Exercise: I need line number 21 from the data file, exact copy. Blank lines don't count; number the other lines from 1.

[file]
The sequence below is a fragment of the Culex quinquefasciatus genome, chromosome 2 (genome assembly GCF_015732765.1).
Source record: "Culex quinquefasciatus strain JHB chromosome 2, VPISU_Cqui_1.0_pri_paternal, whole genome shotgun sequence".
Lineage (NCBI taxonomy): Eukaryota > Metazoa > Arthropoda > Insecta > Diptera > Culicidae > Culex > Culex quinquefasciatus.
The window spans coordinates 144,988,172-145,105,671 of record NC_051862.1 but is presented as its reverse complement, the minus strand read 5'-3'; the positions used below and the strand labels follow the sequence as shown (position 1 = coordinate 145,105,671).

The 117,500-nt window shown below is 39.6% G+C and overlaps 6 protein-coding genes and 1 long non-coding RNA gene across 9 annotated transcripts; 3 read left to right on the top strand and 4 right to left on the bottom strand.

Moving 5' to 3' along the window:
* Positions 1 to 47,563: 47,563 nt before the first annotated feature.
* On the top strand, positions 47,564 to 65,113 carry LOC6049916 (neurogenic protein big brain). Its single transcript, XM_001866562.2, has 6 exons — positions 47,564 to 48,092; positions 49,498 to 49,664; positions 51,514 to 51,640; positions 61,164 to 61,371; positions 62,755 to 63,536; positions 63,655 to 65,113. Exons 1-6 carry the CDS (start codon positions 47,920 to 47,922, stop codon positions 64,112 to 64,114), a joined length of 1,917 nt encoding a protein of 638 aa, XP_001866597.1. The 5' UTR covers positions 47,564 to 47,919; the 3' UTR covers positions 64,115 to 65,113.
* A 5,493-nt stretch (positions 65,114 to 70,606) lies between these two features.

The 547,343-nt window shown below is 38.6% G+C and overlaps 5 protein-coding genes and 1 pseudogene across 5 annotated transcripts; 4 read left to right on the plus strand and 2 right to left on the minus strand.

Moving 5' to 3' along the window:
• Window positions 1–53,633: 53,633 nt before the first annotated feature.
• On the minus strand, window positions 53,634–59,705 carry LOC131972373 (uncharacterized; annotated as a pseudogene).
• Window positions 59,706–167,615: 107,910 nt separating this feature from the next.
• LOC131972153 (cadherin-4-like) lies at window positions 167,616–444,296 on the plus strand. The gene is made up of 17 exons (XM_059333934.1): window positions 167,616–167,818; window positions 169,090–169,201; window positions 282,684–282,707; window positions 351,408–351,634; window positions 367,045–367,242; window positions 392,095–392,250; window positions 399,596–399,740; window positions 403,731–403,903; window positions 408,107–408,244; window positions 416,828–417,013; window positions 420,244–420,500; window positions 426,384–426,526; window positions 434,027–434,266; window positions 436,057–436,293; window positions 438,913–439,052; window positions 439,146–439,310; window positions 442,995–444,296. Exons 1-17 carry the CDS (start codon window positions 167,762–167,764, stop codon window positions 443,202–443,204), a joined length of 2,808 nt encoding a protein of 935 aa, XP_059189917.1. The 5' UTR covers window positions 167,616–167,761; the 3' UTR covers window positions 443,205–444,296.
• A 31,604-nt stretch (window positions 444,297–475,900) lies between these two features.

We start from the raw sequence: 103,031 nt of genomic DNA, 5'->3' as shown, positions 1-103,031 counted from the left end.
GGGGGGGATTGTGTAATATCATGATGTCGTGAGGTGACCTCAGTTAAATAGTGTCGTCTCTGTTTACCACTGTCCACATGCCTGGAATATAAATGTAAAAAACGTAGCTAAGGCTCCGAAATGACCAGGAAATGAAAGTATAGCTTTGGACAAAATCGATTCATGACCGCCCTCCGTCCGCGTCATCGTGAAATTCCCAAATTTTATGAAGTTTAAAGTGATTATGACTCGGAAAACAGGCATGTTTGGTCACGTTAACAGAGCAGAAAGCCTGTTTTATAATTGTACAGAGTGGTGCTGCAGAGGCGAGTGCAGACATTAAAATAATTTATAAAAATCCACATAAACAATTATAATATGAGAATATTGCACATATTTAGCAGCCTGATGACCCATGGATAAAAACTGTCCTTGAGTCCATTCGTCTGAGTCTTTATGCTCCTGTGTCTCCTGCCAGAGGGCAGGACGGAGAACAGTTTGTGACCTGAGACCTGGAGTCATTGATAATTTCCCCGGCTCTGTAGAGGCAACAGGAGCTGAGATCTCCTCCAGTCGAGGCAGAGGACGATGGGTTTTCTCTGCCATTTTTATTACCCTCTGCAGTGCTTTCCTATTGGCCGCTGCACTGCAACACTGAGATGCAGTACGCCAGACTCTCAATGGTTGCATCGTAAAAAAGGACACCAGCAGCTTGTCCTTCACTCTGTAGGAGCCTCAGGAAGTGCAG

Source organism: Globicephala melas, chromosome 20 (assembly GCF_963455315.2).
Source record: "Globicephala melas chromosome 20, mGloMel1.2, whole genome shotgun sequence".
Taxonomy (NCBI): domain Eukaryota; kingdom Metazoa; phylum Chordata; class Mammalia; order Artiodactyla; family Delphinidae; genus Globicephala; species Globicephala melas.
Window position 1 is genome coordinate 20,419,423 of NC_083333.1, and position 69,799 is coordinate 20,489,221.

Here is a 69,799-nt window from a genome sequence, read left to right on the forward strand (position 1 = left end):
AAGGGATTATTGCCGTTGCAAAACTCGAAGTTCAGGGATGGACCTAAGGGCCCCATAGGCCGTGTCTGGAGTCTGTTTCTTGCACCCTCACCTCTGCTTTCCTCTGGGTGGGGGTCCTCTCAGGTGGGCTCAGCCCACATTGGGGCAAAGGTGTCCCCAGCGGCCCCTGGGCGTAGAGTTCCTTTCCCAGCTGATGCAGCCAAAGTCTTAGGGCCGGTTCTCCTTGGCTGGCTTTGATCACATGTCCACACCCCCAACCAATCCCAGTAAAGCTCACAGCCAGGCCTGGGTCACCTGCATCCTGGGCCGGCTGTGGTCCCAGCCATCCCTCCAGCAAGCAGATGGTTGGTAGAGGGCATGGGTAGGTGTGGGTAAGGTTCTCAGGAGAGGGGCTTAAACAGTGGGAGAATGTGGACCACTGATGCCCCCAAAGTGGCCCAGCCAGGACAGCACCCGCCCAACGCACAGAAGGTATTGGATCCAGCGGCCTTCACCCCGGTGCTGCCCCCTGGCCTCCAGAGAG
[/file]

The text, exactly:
Taxonomy (NCBI): domain Eukaryota; kingdom Metazoa; phylum Chordata; class Mammalia; order Artiodactyla; family Delphinidae; genus Globicephala; species Globicephala melas.